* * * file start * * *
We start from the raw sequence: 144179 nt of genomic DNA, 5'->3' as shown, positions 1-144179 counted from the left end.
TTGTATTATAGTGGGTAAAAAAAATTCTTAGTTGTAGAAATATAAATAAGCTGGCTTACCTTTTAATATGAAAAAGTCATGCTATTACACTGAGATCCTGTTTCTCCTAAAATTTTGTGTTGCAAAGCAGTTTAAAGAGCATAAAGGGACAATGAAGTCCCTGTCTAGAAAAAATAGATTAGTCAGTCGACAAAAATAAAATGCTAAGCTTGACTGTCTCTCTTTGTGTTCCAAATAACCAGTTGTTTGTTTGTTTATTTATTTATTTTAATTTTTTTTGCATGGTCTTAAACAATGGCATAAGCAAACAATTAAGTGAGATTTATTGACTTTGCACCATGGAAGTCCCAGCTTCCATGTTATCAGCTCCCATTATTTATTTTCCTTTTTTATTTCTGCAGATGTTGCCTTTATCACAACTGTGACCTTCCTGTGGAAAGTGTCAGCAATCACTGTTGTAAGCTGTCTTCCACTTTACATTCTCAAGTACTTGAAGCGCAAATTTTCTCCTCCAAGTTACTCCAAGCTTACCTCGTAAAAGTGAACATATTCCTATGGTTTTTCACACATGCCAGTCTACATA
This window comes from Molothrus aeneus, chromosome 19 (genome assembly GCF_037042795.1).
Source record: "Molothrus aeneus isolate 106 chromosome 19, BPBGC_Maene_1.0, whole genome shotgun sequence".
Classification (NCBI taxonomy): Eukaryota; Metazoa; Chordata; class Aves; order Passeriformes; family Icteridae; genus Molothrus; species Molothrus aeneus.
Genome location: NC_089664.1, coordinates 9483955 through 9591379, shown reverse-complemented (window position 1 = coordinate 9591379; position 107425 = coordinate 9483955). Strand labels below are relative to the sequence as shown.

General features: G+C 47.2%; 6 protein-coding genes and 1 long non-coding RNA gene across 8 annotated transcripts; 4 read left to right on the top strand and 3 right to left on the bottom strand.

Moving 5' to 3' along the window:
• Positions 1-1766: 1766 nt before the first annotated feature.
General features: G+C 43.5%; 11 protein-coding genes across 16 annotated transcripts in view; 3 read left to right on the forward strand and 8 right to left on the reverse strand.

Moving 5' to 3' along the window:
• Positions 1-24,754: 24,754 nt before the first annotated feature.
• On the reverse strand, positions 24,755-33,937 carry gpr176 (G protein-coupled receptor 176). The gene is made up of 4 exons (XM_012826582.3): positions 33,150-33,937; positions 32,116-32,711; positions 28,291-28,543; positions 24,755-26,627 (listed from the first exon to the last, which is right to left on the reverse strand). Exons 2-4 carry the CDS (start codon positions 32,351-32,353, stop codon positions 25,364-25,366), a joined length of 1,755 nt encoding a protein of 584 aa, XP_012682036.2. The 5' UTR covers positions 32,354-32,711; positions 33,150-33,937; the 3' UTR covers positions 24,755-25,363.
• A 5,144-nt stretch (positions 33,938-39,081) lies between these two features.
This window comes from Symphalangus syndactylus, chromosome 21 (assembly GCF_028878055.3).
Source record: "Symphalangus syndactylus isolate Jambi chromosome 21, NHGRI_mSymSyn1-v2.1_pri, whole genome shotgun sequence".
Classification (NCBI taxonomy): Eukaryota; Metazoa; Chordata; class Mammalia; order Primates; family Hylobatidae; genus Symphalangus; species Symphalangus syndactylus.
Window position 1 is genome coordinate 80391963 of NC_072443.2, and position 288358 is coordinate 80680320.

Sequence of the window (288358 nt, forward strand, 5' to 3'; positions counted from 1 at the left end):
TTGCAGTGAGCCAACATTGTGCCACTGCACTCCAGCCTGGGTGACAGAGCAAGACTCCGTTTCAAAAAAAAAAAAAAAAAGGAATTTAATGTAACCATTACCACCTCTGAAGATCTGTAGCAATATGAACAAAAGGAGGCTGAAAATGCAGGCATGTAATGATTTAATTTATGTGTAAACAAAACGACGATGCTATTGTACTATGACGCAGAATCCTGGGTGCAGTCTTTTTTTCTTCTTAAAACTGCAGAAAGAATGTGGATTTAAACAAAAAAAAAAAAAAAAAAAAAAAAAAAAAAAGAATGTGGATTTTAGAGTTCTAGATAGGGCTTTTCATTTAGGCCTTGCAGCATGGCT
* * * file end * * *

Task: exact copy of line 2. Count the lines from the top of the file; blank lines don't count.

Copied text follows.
TTGTATTATAGTGGGTAAAAAAAATTCTTAGTTGTAGAAATATAAATAAGCTGGCTTACCTTTTAATATGAAAAAGTCATGCTATTACACTGAGATCCTGTTTCTCCTAAAATTTTGTGTTGCAAAGCAGTTTAAAGAGCATAAAGGGACAATGAAGTCCCTGTCTAGAAAAAATAGATTAGTCAGTCGACAAAAATAAAATGCTAAGCTTGACTGTCTCTCTTTGTGTTCCAAATAACCAGTTGTTTGTTTGTTTATTTATTTATTTTAATTTTTTTTGCATGGTCTTAAACAATGGCATAAGCAAACAATTAAGTGAGATTTATTGACTTTGCACCATGGAAGTCCCAGCTTCCATGTTATCAGCTCCCATTATTTATTTTCCTTTTTTATTTCTGCAGATGTTGCCTTTATCACAACTGTGACCTTCCTGTGGAAAGTGTCAGCAATCACTGTTGTAAGCTGTCTTCCACTTTACATTCTCAAGTACTTGAAGCGCAAATTTTCTCCTCCAAGTTACTCCAAGCTTACCTCGTAAAAGTGAACATATTCCTATGGTTTTTCACACATGCCAGTCTACATA